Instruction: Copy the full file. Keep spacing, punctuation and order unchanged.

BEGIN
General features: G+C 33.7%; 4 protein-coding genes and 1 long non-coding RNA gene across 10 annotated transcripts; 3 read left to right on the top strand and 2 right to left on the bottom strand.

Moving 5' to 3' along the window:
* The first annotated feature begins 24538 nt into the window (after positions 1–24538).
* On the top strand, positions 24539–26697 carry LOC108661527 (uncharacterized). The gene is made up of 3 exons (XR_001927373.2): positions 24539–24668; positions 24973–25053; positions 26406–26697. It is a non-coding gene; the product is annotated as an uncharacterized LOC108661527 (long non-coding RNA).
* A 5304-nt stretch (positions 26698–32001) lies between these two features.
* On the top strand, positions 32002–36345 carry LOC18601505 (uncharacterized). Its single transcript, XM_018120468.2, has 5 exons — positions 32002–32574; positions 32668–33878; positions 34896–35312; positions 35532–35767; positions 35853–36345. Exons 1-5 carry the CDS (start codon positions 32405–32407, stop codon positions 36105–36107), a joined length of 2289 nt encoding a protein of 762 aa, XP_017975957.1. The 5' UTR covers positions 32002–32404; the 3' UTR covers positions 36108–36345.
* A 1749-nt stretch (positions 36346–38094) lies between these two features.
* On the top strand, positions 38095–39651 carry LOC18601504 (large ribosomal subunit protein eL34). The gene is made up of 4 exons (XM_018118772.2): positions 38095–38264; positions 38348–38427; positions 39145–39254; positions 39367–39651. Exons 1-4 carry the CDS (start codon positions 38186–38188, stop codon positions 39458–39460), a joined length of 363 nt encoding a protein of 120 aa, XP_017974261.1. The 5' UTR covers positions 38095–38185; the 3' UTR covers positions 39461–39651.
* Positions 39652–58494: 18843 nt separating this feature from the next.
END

General features: G+C 33.7%; 4 protein-coding genes and 1 long non-coding RNA gene across 10 annotated transcripts; 3 read left to right on the top strand and 2 right to left on the bottom strand.

Moving 5' to 3' along the window:
* The first annotated feature begins 24538 nt into the window (after positions 1–24538).
* On the top strand, positions 24539–26697 carry LOC108661527 (uncharacterized). The gene is made up of 3 exons (XR_001927373.2): positions 24539–24668; positions 24973–25053; positions 26406–26697. It is a non-coding gene; the product is annotated as an uncharacterized LOC108661527 (long non-coding RNA).
* A 5304-nt stretch (positions 26698–32001) lies between these two features.
* On the top strand, positions 32002–36345 carry LOC18601505 (uncharacterized). Its single transcript, XM_018120468.2, has 5 exons — positions 32002–32574; positions 32668–33878; positions 34896–35312; positions 35532–35767; positions 35853–36345. Exons 1-5 carry the CDS (start codon positions 32405–32407, stop codon positions 36105–36107), a joined length of 2289 nt encoding a protein of 762 aa, XP_017975957.1. The 5' UTR covers positions 32002–32404; the 3' UTR covers positions 36108–36345.
* A 1749-nt stretch (positions 36346–38094) lies between these two features.
* On the top strand, positions 38095–39651 carry LOC18601504 (large ribosomal subunit protein eL34). The gene is made up of 4 exons (XM_018118772.2): positions 38095–38264; positions 38348–38427; positions 39145–39254; positions 39367–39651. Exons 1-4 carry the CDS (start codon positions 38186–38188, stop codon positions 39458–39460), a joined length of 363 nt encoding a protein of 120 aa, XP_017974261.1. The 5' UTR covers positions 38095–38185; the 3' UTR covers positions 39461–39651.
* Positions 39652–58494: 18843 nt separating this feature from the next.